Thursday, January 22, 2004

Ralph Curry is standing behind a row of 24 noisy pinsetters at White Oak Bowling Center, one of the few remaining duckpin alleys in the Washington area, explaining how the ancient-looking devices work.

The pinsetters look like something out of the Industrial Revolution. They rely on conveyor belts and chains to pick up and reset the pins and return the pint-sized bowling balls that are the trademarks of duckpin bowling.

If he needs a part, Mr. Curry could be in trouble.

“There’s no one out there actually building these parts. We try to watch them as closely as we can. I grease them every six weeks, and as long as they’re well-lubricated, they will run a long time,” says Mr. Curry, who has owned the Silver Spring alley since 1977.

Despite their age, the pinsetters could outlast the game.

Maryland is the birthplace of duckpin bowling, a sport hatched around 1900, but supporters are concerned it could die here because it isn’t attracting enough young bowlers.

That’s the problem Mr. Curry grapples with each day.

It is just before 9 a.m. on Wednesday at White Oak and scads of mothers and grandmothers already are coming down the steps of the 24-lane duckpin alley that sits below a Starbuck’s in a strip mall off New Hampshire Avenue.

The competition starts early at White Oak. About 60 women from three leagues start bowling while many commuters still are fighting traffic.

Mr. Curry, 61, barely has time to get the coffee brewing and take stock at the snack bar before league play begins.

He is standing at a counter in front of rows of bowling shoes, sipping coffee from a plastic foam cup and talking shop. He says he has real concern about the future of duckpin.

It starts with the number of alleys.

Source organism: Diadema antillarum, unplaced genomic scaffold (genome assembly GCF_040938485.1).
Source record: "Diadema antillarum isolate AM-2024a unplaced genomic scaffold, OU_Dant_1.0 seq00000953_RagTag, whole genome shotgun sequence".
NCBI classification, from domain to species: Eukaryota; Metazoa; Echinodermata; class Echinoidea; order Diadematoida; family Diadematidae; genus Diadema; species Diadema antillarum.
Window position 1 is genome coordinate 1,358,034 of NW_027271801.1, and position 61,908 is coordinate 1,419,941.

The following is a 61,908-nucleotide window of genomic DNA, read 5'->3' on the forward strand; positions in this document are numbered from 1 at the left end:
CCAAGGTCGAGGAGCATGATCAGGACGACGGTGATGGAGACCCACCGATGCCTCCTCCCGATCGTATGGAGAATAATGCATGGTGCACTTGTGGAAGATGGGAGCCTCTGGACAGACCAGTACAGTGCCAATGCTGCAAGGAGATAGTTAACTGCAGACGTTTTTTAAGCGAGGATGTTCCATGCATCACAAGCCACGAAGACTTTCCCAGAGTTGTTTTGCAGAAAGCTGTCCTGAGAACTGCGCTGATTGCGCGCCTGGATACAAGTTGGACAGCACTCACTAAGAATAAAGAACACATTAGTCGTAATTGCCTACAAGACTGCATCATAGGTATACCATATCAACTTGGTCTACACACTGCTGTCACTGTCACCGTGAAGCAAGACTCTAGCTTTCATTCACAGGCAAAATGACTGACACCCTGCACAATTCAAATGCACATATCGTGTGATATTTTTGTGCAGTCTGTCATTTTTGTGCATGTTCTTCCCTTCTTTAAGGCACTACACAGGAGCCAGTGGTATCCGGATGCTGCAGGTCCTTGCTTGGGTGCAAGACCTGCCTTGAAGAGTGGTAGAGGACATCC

“Especially in this area, they’re drying up fast,” says Mr. Curry, who tosses a bowling ball with his right hand. “I am concerned. But I hope I’m wrong.”

He estimates the Washington area had as many as 22 alleys when he bought White Oak Bowling Center with two friends 27 years ago.

He became the sole proprietor in 1989. Now he can count just six alleys.

“As far as building the game up, I’d like to see some new centers open up,” he says.

Mr. Curry plans to keep White Oak open, but in between frames, Bobbie McConnell says she is afraid the alley will close, too, as the number of duckpin bowlers diminishes.

“I am [concerned] and I’m always talking up bowling to people. I’m always looking for new bowlers for the league,” says Mrs. McConnell, who has bowled at White Oak for 20 years and maintains a 123 average.

Accurate numbers are hard to come by, but Owings Mills, Md., resident Stacy Karten, who publishes the Duckpin News, estimates there are just 75 alleys nationwide, down from 100 a decade ago.

But there’s an irony at work. Despite the somber talk of the game’s uncertain future, White Oak is hopping. Only two lanes — Nos. 23 and 24 — are unoccupied.

Mr. Curry says he doesn’t have to advertise.

In fact, he has benefited from the closing of a nearby competitor. When Glenmont Lanes closed in August 2002, at least 10 leagues migrated to White Oak, said Joanne Blaschke, White Oak’s day manager and a proud grandmother of newborn triplets.

League play has kept White Oak thriving, and the alley hosts 1,200 league bowlers each week.

“If you don’t have league bowlers, you can’t keep your doors open,” Mr. Curry says.

Mr. Curry is well aware of his good fortune. He knocks on the counter three times, then grabs his coffee.

For all the worry about the sport’s future, Mr. Curry still derives joy in coming here each day because he is as much a bowler as he is a businessman.

He developed an interest in the sport as a 13-year-old working at a duckpin alley in Hagerstown, Md.

That was before mechanized pinsetters. He straddled two lanes and set up pins after bowlers knocked them down.

“That was a back-breaking job. But it was a way to make some extra money,” he says.

He bowls in a league at White Oak every Thursday night and has a high game of 215 to his credit.

There are duckpin guys and tenpin guys.

“Duckpins fly a little more, but they’re harder to knock down,” he says.

It’s a game of spares, while tenpin is a game of strikes. For proof that duckpin is harder, Mr. Curry points out what often is repeated among the sport’s fans: No one ever has rolled a perfect game in duckpin bowling.

It’s also a game on life support.

But as long as the pinsetters hold out and Mr. Curry can scavenge the parts he needs to keep them working, bowlers will go to White Oak and try to roll the first perfect game.

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